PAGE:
Water availability and use is becoming more and more important for sustainable agriculture
“Similarly, efficient crop nutrient management, especially of nitrogen, is important for profitability and sustainability. Detection of plant nutrient stress through proximal or remote optical sensing is possible; however, nutrient application schemes based only on these data are not always successful, as they don’t provide an indication of growing conditions through the remainder of the season. Coupling crop sensors with sensing of soil nutrients, long-term weather data, and simulation models may be a promising way forward for in-season nutrient application.”
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There are also technological developments that counteract the reliability and usability of data coming from sensors. For example, the increasing working width of combines with cutting bars up to 18 meters wide ( 60 feet) which makes yield observations less accurate. What can be done about this trend?
“That’s a good example, but to my way of thinking, the increasing width of combines just means that yield observations are less spatially dense. Because of more flow being averaged into each measurement, that measurement may actually be a more accurate representation of the harvested crop yield, however over a larger area. Whether the less dense measurements are a problem or not probably depends on the intended use. If yield data are being used to, for example, guide fertilizer replacement based on crop removal, this scale may work well. At least in my area, the standard fertilizer applicator is 60-70 ft wide and has no provision for varying rates across the boom. That being said, I think I’ve seen some sensor fusion work where measurements of biomass variations across the working width were being combined with the grain flow data to estimate yields at a narrower width.
Another technological development that might affect sensor accuracy is the fast turnover in commercial crop hybrids and varieties. A crop sensing system may be developed using a group of varieties in common use at the time as “ground truth”. However, if that sensor comes to market a few years later, those same varieties may no longer be in common use. Performance of the sensor might or might not be similar with newer varieties; this would need to be determined.”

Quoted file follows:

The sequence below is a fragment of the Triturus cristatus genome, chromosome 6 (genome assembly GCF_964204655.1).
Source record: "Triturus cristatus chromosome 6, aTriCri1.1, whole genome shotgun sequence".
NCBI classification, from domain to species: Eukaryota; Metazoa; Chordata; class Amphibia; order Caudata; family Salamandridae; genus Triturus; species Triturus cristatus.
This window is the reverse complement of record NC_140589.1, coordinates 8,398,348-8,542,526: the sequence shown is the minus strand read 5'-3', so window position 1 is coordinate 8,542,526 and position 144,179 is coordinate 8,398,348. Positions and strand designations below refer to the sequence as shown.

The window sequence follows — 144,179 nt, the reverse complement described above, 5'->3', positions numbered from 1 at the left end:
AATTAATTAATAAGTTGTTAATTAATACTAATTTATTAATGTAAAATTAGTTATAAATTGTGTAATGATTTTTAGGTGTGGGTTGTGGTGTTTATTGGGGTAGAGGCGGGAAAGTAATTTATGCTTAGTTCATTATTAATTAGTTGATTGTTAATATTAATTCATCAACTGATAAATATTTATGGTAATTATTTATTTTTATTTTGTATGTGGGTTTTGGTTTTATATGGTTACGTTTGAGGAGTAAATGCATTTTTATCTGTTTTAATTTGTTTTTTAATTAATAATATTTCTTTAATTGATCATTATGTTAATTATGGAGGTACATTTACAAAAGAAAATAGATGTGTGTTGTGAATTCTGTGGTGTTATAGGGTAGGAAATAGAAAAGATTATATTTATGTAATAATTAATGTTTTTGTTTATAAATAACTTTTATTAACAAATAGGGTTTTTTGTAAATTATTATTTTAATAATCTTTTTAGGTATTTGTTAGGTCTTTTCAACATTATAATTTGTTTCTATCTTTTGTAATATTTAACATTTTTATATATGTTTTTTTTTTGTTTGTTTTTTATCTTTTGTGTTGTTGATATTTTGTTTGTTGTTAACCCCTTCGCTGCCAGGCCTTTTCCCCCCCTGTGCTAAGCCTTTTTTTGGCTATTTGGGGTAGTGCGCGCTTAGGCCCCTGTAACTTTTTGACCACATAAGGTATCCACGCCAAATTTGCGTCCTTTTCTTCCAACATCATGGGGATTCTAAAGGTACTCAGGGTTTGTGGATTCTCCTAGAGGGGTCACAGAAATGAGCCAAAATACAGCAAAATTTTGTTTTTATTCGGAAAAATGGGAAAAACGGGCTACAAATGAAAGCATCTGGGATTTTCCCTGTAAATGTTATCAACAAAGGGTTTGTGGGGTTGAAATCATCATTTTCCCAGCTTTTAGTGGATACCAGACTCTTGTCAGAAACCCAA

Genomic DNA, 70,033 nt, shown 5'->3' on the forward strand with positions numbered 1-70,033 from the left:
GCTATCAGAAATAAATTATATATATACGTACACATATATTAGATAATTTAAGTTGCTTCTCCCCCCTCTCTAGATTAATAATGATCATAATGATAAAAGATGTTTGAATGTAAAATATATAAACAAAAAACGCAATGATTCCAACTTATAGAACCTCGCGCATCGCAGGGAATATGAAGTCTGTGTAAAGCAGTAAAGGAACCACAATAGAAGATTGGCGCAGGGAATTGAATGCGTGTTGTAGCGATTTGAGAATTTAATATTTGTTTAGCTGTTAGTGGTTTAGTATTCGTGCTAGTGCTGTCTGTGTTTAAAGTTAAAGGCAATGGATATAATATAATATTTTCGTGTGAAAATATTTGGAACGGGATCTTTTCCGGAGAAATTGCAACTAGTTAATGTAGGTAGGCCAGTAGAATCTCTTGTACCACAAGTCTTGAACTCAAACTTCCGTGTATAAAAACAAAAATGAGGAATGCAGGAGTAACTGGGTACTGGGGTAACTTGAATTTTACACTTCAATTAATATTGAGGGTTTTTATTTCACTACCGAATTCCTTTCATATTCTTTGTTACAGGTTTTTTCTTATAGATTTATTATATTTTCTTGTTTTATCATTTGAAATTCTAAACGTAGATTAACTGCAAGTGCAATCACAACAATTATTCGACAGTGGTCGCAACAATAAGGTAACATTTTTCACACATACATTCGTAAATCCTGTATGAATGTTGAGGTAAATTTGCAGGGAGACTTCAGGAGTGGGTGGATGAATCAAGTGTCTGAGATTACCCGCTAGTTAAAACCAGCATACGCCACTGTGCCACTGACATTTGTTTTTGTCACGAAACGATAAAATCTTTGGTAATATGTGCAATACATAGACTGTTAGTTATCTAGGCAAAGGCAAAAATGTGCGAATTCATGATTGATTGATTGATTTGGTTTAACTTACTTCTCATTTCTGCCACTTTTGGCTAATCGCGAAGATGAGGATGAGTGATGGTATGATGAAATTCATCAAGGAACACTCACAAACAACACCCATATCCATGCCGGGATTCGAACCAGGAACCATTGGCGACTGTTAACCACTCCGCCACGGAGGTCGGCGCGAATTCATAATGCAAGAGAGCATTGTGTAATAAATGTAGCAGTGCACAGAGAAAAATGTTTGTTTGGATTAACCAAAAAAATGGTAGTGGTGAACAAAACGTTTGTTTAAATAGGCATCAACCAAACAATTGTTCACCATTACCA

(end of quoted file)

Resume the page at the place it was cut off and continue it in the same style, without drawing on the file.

So there are more and more sensors collecting tons of data in the soil, air and crops. How should a farmer process all that data and, above all, extract useful information from it?
“Yes, that is certainly a key point. Many farmers will tell you that they are awash in a sea of data and need help. They need new tools and processes to help them turn data into actionable information and then into good management decisions. In my opinion, this needs to be a focus for those of us involved in research and development of ag sensor technology. There are several key areas where improvements are needed.
First, we need to make data collection and aggregation easier. There are multiple parts to this process: easier, more robust sensor setup and calibration, improved data transfer from the sensor to the point of analysis, and standardization of data formats across sensor types and manufacturers. The point of this first step is to streamline the process of collecting data and getting it processed for analysis, recognizing that we often need to combine multiple data streams for best results.”
We need to provide farmers with reliable and accurate analysis models
“Second, we need to provide farmers with reliable and accurate analysis models that can turn this processed data into information. Model development is only part of the need here; another part is to define under what conditions the model reasonably applies (geographic area, soil type, etc.) so that it isn’t used to make inaccurate inferences.
Third, we need to present the information to the farmer or other decision-maker in a way that is understandable to them and allows them to examine “what-if” scenarios. We should recognize the importance of providing farmers with the tools needed to support their decision-making, rather than merely presenting them with an already-made decision.
This task of developing and deploying systems that help farmers turn data into information into decisions is complex and critically important. It requires partnering of researchers, agronomy and equipment companies, data services, and of course the farmers themselves to achieve the desired result.”